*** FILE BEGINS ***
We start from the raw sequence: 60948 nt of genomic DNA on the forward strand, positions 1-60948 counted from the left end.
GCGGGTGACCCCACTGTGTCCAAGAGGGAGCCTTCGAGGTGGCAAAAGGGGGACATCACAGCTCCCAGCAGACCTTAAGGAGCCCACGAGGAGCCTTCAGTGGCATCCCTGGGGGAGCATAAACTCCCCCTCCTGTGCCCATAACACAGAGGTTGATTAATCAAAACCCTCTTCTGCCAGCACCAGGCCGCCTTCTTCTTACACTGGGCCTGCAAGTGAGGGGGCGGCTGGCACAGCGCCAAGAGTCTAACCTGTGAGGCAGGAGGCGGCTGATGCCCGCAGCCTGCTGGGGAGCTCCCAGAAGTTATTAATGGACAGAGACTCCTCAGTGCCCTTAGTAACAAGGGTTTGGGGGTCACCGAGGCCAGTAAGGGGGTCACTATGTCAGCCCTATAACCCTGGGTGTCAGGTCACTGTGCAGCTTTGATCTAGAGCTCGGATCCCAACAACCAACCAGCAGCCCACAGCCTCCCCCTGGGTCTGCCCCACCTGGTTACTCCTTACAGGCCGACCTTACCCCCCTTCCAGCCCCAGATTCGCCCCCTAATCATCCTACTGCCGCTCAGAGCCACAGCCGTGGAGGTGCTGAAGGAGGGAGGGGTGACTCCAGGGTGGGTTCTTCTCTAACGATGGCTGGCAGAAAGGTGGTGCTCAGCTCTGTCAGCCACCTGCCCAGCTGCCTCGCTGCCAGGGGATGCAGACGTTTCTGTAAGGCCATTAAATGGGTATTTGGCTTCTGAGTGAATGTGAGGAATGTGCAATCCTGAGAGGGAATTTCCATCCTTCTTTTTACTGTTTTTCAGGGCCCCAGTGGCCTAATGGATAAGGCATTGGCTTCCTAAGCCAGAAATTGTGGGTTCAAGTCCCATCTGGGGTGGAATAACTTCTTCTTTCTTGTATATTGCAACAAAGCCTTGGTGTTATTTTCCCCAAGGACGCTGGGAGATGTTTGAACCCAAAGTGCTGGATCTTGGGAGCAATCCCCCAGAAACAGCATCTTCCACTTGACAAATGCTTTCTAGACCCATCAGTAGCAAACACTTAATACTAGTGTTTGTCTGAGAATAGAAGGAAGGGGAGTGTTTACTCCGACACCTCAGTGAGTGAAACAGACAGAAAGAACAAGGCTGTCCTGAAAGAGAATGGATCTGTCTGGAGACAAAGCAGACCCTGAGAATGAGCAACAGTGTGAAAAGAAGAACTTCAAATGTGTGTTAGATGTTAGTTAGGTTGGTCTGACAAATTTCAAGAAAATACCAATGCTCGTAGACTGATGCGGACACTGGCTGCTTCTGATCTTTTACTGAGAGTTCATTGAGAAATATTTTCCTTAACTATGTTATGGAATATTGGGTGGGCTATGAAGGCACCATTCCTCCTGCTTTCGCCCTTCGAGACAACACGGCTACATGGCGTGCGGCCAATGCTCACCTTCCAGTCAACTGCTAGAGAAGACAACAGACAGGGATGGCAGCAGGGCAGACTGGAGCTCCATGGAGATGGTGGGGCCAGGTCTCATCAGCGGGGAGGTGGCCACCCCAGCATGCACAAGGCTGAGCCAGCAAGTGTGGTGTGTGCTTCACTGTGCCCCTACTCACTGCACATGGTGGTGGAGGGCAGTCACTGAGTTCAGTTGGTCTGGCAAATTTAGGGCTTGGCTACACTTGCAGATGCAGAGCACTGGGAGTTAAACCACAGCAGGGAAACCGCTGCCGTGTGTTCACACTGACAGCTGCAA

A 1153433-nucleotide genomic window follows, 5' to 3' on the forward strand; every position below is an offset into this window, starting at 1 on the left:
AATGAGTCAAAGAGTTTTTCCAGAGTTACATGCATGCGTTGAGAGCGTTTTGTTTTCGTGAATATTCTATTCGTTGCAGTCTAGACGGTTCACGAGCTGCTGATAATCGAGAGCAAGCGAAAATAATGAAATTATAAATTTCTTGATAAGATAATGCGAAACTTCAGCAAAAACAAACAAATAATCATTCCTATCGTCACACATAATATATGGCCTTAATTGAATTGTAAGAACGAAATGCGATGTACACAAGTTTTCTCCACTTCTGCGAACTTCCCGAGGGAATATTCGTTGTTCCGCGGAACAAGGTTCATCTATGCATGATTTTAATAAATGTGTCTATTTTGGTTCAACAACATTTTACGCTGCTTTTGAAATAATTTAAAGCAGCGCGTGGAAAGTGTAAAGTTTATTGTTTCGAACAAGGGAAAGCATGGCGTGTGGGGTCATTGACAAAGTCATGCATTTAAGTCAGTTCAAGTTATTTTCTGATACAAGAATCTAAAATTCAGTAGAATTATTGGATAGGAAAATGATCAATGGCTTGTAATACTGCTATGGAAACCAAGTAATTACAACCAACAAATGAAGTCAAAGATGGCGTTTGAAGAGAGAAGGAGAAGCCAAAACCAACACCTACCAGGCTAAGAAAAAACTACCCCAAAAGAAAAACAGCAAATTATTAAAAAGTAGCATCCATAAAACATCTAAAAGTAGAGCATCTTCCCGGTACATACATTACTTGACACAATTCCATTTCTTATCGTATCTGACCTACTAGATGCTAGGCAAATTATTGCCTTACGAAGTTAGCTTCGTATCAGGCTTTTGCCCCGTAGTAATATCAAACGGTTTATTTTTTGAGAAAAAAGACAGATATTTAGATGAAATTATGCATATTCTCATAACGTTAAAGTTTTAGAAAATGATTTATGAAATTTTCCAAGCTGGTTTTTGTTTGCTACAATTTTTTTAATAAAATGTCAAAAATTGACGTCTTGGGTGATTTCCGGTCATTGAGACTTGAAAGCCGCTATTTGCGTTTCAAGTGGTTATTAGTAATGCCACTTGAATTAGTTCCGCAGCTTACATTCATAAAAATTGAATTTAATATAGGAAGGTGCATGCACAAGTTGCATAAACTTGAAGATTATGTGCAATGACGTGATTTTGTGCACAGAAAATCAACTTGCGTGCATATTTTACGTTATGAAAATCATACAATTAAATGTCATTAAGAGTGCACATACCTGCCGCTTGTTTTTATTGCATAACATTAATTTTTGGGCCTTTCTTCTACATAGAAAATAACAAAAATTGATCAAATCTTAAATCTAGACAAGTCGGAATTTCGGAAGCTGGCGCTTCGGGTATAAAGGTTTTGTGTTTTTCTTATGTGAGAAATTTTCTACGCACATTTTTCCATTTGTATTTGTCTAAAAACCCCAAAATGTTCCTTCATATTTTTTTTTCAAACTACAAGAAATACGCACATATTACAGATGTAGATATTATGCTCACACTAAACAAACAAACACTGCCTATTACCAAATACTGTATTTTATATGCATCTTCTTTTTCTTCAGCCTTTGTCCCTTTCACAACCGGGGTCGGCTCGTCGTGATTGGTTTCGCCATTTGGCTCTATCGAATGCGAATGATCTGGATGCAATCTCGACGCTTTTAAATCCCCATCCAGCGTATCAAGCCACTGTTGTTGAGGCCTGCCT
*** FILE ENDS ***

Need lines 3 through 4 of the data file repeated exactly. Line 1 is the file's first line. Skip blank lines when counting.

A 1153433-nucleotide genomic window follows, 5' to 3' on the forward strand; every position below is an offset into this window, starting at 1 on the left:
AATGAGTCAAAGAGTTTTTCCAGAGTTACATGCATGCGTTGAGAGCGTTTTGTTTTCGTGAATATTCTATTCGTTGCAGTCTAGACGGTTCACGAGCTGCTGATAATCGAGAGCAAGCGAAAATAATGAAATTATAAATTTCTTGATAAGATAATGCGAAACTTCAGCAAAAACAAACAAATAATCATTCCTATCGTCACACATAATATATGGCCTTAATTGAATTGTAAGAACGAAATGCGATGTACACAAGTTTTCTCCACTTCTGCGAACTTCCCGAGGGAATATTCGTTGTTCCGCGGAACAAGGTTCATCTATGCATGATTTTAATAAATGTGTCTATTTTGGTTCAACAACATTTTACGCTGCTTTTGAAATAATTTAAAGCAGCGCGTGGAAAGTGTAAAGTTTATTGTTTCGAACAAGGGAAAGCATGGCGTGTGGGGTCATTGACAAAGTCATGCATTTAAGTCAGTTCAAGTTATTTTCTGATACAAGAATCTAAAATTCAGTAGAATTATTGGATAGGAAAATGATCAATGGCTTGTAATACTGCTATGGAAACCAAGTAATTACAACCAACAAATGAAGTCAAAGATGGCGTTTGAAGAGAGAAGGAGAAGCCAAAACCAACACCTACCAGGCTAAGAAAAAACTACCCCAAAAGAAAAACAGCAAATTATTAAAAAGTAGCATCCATAAAACATCTAAAAGTAGAGCATCTTCCCGGTACATACATTACTTGACACAATTCCATTTCTTATCGTATCTGACCTACTAGATGCTAGGCAAATTATTGCCTTACGAAGTTAGCTTCGTATCAGGCTTTTGCCCCGTAGTAATATCAAACGGTTTATTTTTTGAGAAAAAAGACAGATATTTAGATGAAATTATGCATATTCTCATAACGTTAAAGTTTTAGAAAATGATTTATGAAATTTTCCAAGCTGGTTTTTGTTTGCTACAATTTTTTTAATAAAATGTCAAAAATTGACGTCTTGGGTGATTTCCGGTCATTGAGACTTGAAAGCCGCTATTTGCGTTTCAAGTGGTTATTAGTAATGCCACTTGAATTAGTTCCGCAGCTTACATTCATAAAAATTGAATTTAATATAGGAAGGTGCATGCACAAGTTGCATAAACTTGAAGATTATGTGCAATGACGTGATTTTGTGCACAGAAAATCAACTTGCGTGCATATTTTACGTTATGAAAATCATACAATTAAATGTCATTAAGAGTGCACATACCTGCCGCTTGTTTTTATTGCATAACATTAATTTTTGGGCCTTTCTTCTACATAGAAAATAACAAAAATTGATCAAATCTTAAATCTAGACAAGTCGGAATTTCGGAAGCTGGCGCTTCGGGTATAAAGGTTTTGTGTTTTTCTTATGTGAGAAATTTTCTACGCACATTTTTCCATTTGTATTTGTCTAAAAACCCCAAAATGTTCCTTCATATTTTTTTTTCAAACTACAAGAAATACGCACATATTACAGATGTAGATATTATGCTCACACTAAACAAACAAACACTGCCTATTACCAAATACTGTATTTTATATGCATCTTCTTTTTCTTCAGCCTTTGTCCCTTTCACAACCGGGGTCGGCTCGTCGTGATTGGTTTCGCCATTTGGCTCTATCGAATGCGAATGATCTGGATGCAATCTCGACGCTTTTAAATCCCCATCCAGCGTATCAAGCCACTGTTGTTGAGGCCTGCCT